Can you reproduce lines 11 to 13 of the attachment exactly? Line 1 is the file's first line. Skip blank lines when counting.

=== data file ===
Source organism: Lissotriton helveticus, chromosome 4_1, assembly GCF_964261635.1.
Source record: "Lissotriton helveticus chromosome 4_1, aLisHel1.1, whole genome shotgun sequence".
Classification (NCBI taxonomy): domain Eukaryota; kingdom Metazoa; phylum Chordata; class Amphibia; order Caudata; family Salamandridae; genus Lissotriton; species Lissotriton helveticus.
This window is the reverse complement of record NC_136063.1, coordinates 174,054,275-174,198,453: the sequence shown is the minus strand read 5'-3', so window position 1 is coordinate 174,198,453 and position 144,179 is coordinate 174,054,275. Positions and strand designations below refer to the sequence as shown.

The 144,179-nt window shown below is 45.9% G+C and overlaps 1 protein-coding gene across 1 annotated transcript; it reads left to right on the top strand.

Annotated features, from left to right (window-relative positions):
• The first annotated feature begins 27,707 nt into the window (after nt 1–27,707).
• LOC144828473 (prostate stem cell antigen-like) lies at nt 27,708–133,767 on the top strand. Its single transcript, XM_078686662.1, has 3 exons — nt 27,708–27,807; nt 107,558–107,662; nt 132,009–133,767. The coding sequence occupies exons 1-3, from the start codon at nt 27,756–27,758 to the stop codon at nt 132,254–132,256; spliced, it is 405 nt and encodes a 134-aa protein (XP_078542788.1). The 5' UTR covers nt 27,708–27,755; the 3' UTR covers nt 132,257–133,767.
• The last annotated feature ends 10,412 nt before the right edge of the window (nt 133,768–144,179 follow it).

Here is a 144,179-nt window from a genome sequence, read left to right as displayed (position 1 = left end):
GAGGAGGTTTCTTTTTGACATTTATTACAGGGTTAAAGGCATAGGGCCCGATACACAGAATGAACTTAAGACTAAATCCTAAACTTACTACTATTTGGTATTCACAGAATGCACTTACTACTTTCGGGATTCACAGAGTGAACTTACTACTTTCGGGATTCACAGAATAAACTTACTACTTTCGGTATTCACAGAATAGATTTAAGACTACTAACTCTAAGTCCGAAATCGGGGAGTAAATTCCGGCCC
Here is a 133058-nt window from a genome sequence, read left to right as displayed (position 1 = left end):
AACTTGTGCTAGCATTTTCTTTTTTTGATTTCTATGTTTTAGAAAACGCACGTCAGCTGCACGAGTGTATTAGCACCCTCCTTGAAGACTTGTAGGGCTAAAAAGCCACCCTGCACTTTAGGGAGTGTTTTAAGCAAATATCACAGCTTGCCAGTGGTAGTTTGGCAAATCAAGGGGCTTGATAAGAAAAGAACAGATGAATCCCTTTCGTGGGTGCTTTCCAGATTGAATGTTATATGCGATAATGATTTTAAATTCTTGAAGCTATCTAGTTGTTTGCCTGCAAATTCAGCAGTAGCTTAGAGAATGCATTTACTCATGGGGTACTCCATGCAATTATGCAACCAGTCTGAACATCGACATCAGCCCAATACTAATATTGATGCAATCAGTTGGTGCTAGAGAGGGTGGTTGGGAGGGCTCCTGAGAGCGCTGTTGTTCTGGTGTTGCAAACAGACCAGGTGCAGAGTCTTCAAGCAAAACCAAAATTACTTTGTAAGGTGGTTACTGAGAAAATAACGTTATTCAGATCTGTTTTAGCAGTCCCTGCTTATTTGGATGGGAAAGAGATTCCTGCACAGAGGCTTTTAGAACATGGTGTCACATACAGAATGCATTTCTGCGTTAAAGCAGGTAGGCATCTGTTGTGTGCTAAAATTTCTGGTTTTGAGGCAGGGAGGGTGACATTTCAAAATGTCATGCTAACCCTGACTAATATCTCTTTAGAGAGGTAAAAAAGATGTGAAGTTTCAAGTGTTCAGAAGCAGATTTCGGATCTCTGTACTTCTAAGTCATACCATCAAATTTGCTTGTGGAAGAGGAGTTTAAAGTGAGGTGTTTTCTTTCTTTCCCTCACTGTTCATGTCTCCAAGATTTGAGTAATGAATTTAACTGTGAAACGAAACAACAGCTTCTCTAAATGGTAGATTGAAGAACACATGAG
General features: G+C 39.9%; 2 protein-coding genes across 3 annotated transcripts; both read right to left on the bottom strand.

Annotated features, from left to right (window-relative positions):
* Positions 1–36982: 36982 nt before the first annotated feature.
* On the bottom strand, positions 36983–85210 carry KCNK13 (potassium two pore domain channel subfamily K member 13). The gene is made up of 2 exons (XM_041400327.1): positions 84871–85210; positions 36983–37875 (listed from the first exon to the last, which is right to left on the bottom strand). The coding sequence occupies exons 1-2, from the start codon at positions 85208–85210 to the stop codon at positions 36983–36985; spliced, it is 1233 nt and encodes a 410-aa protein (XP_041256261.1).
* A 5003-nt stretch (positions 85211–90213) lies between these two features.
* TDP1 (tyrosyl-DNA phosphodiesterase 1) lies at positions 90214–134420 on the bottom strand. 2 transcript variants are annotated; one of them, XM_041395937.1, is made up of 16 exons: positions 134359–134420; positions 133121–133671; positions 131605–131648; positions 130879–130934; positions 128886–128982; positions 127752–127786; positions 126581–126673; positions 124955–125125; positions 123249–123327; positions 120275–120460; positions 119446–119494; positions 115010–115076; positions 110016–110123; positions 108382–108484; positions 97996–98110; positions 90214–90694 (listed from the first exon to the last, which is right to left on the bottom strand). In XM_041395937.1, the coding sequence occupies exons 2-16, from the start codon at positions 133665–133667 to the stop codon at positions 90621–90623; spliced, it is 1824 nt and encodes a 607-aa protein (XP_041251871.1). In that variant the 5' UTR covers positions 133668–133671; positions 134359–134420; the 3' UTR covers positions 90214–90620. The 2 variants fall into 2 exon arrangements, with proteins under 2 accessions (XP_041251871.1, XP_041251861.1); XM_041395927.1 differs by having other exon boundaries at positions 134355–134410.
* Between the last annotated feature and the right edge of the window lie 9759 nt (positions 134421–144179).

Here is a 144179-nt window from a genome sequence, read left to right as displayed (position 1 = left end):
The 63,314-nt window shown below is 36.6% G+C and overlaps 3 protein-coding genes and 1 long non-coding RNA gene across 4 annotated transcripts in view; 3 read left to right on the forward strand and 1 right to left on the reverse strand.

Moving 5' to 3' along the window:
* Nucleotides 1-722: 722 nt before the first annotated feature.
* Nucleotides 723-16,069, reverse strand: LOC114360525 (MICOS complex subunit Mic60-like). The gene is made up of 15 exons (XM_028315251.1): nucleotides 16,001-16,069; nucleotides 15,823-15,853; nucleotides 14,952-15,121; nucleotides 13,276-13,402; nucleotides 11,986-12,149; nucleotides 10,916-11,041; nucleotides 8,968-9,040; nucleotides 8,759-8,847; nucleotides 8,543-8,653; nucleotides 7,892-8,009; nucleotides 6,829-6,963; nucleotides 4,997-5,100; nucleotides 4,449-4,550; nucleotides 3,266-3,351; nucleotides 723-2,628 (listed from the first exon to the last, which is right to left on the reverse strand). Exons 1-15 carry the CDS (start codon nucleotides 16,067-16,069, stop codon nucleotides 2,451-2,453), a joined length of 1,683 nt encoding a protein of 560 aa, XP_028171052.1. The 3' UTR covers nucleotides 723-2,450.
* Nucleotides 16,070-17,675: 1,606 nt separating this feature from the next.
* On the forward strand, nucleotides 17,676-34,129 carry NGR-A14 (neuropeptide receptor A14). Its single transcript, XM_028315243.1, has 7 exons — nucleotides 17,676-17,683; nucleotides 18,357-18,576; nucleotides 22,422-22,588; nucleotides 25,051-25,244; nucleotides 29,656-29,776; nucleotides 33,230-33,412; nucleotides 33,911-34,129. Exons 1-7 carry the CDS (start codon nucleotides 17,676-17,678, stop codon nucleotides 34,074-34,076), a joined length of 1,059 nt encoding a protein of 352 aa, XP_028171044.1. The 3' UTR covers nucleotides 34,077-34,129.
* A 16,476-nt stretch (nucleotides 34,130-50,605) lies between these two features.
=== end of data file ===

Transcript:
GAGGAGGTTTCTTTTTGACATTTATTACAGGGTTAAAGGCATAGGGCCCGATACACAGAATGAACTTAAGACTAAATCCTAAACTTACTACTATTTGGTATTCACAGAATGCACTTACTACTTTCGGGATTCACAGAGTGAACTTACTACTTTCGGGATTCACAGAATAAACTTACTACTTTCGGTATTCACAGAATAGATTTAAGACTACTAACTCTAAGTCCGAAATCGGGGAGTAAATTCCGGCCC
Here is a 133058-nt window from a genome sequence, read left to right as displayed (position 1 = left end):
AACTTGTGCTAGCATTTTCTTTTTTTGATTTCTATGTTTTAGAAAACGCACGTCAGCTGCACGAGTGTATTAGCACCCTCCTTGAAGACTTGTAGGGCTAAAAAGCCACCCTGCACTTTAGGGAGTGTTTTAAGCAAATATCACAGCTTGCCAGTGGTAGTTTGGCAAATCAAGGGGCTTGATAAGAAAAGAACAGATGAATCCCTTTCGTGGGTGCTTTCCAGATTGAATGTTATATGCGATAATGATTTTAAATTCTTGAAGCTATCTAGTTGTTTGCCTGCAAATTCAGCAGTAGCTTAGAGAATGCATTTACTCATGGGGTACTCCATGCAATTATGCAACCAGTCTGAACATCGACATCAGCCCAATACTAATATTGATGCAATCAGTTGGTGCTAGAGAGGGTGGTTGGGAGGGCTCCTGAGAGCGCTGTTGTTCTGGTGTTGCAAACAGACCAGGTGCAGAGTCTTCAAGCAAAACCAAAATTACTTTGTAAGGTGGTTACTGAGAAAATAACGTTATTCAGATCTGTTTTAGCAGTCCCTGCTTATTTGGATGGGAAAGAGATTCCTGCACAGAGGCTTTTAGAACATGGTGTCACATACAGAATGCATTTCTGCGTTAAAGCAGGTAGGCATCTGTTGTGTGCTAAAATTTCTGGTTTTGAGGCAGGGAGGGTGACATTTCAAAATGTCATGCTAACCCTGACTAATATCTCTTTAGAGAGGTAAAAAAGATGTGAAGTTTCAAGTGTTCAGAAGCAGATTTCGGATCTCTGTACTTCTAAGTCATACCATCAAATTTGCTTGTGGAAGAGGAGTTTAAAGTGAGGTGTTTTCTTTCTTTCCCTCACTGTTCATGTCTCCAAGATTTGAGTAATGAATTTAACTGTGAAACGAAACAACAGCTTCTCTAAATGGTAGATTGAAGAACACATGAG